Advice on "pushing"


Hey guys,

I've done some range work recently and loaded up some snap caps. WOW! I was flinching pretty bad. Any tips/suggestions on correcting this other than just focusing on trigger pull?
 

Hey guys,

I've done some range work recently and loaded up some snap caps. WOW! I was flinching pretty bad. Any tips/suggestions on correcting this other than just focusing on trigger pull?


Concentrate on "trigger squeeze" rather than "trigger pull". You want to put even pressure on the trigger until it breaks. The actual "click" should be a surprise. You know it's gonna go off, but don't know the exact moment. Check the placement of your trigger finger on the trigger. You should be squeezing the trigger with the tip of your finger, approx. 1/2 way between the tip and your first joint.



gf
 
Thanks, i'll put some thought as to finger placement. I never really had a problem shooting but I have always shot a bit low. I'm assuming that anticipating has something to do with that. Strange, I can get better advice online than in person with an instructor..? (I do realize you're an instructor GF)

"Consider putting a 3.5lb trigger on it" was the local guys opinion...didn't want to fix the problem on this one particular handgun...but rather cure the problem so I don't have to mod out all of my pistols.
 
Concentrate on "trigger squeeze" rather than "trigger pull". You want to put even pressure on the trigger until it breaks. The actual "click" should be a surprise. You know it's gonna go off, but don't know the exact moment. Check the placement of your trigger finger on the trigger. You should be squeezing the trigger with the tip of your finger, approx. 1/2 way between the tip and your first joint.



gf

+1... I found what made the biggest difference for me is how much trigger finger I used. By using just you finger tip you'll be less likely to push or pull shots. After that just like Glock Fan said it's all about the "squeeze".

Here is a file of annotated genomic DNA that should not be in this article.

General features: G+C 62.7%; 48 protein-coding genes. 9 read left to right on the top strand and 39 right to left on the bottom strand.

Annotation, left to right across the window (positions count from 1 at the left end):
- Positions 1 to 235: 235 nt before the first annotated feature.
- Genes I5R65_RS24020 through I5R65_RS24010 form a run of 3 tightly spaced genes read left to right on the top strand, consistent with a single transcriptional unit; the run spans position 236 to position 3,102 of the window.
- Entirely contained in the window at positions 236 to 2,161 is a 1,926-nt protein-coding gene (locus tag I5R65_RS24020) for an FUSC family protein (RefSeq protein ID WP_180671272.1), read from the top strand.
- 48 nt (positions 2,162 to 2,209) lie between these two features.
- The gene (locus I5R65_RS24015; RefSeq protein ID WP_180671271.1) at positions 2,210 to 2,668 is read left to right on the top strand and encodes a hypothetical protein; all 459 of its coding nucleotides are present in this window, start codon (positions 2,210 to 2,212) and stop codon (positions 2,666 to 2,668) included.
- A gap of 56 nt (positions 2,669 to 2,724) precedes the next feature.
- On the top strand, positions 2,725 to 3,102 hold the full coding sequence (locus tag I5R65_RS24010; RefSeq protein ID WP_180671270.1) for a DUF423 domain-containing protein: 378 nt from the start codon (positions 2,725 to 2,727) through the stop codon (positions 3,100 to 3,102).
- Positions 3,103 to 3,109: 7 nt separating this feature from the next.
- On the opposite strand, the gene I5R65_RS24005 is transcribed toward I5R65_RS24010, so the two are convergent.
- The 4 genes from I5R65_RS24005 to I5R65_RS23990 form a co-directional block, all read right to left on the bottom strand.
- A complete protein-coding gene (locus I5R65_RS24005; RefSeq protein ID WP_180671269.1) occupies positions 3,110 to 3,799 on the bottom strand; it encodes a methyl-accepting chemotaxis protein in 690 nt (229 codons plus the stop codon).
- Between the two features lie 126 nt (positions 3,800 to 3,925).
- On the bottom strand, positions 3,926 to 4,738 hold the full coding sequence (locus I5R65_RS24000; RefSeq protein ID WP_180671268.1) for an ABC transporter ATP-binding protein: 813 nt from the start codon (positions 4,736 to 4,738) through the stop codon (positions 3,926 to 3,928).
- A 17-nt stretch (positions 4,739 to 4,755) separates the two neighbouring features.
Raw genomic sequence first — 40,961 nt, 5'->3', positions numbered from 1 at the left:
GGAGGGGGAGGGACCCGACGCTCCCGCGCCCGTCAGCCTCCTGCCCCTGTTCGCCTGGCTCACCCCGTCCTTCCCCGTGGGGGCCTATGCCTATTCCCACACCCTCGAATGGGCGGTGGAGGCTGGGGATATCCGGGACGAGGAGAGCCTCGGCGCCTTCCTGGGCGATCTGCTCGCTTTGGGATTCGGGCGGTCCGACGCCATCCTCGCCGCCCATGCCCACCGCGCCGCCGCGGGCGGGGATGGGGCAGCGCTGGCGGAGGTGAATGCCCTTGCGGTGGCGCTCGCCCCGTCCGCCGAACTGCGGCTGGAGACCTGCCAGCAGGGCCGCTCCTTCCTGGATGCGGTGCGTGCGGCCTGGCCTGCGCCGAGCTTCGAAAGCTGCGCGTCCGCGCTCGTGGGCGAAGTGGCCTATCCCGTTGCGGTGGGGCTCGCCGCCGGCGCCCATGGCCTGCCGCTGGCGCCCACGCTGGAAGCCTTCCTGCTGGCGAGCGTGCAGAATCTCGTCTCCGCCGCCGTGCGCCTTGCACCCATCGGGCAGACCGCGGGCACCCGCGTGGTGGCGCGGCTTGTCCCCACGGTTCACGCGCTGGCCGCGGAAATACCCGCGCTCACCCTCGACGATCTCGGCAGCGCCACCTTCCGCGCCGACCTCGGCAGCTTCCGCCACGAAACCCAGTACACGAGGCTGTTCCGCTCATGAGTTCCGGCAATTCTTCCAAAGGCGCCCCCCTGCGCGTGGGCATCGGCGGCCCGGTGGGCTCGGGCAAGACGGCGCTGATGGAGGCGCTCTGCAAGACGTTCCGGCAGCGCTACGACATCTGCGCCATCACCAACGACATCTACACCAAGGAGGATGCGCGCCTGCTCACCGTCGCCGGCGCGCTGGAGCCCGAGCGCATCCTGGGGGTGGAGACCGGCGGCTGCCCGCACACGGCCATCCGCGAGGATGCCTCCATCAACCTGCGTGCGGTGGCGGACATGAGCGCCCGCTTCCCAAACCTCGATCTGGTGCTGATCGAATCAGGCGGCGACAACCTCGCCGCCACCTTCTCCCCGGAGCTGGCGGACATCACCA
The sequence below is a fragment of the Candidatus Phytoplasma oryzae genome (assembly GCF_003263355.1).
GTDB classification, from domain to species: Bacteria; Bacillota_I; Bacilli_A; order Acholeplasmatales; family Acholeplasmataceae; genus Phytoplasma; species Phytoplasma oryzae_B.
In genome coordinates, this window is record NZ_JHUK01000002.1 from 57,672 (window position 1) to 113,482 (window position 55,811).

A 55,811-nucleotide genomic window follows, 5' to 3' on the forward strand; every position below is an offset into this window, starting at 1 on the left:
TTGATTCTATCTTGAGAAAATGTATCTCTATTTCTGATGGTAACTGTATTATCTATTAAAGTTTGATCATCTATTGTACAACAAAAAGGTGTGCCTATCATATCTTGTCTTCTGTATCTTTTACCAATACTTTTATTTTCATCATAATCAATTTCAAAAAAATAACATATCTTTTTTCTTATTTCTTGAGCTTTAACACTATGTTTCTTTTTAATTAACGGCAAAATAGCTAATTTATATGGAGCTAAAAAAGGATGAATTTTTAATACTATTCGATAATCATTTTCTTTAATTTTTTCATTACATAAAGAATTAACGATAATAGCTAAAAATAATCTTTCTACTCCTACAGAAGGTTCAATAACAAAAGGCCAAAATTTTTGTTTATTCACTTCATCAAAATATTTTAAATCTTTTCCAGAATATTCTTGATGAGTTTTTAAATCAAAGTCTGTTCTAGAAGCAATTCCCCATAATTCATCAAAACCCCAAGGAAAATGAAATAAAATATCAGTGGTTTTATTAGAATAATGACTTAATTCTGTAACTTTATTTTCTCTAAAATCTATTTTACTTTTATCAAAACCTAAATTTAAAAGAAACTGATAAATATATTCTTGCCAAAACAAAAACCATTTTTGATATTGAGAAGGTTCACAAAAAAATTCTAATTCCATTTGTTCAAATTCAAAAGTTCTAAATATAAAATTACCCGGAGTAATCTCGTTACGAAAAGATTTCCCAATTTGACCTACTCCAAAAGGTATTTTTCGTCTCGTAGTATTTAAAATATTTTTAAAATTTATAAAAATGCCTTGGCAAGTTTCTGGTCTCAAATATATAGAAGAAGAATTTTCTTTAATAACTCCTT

Thanks, i'll put some thought as to finger placement. I never really had a problem shooting but I have always shot a bit low. I'm assuming that anticipating has something to do with that. Strange, I can get better advice online than in person with an instructor..? (I do realize you're an instructor GF)

"Consider putting a 3.5lb trigger on it" was the local guys opinion...didn't want to fix the problem on this one particular handgun...but rather cure the problem so I don't have to mod out all of my pistols.

I personally would work on fixing the technique that's causing the issue instead of modifying the gun to mask it.

If I had to guess I would say that you are anticipating the recoil and like a lot of people start to lean forward to compensate the recoil. This would cause you to shoot low.

Next time you go to the range take a buddy and some of those snap caps. Have your buddy load your mag randomly adding a snap cap. You'll have no idea if it's going to be a live round or a dummy. When you come across the dummy you and your buddy will be able to tell if your pulling, leaning into, pushing, ect. You'll goal is to here a click without the gun moving.

Hope this helps...
 
Thanks for all the great suggestions. I'll be going to the range on Friday afternoon or evening (just joined a 24/7 pistol club with full access to range!) and i'll post some pics of the target...
 
Another thing to consider is uniform grip. After the firing sequence, only release the trigger just enough to reset the action, then squeeze again. This helps immensely to keep your grip the same for every consecutive shot.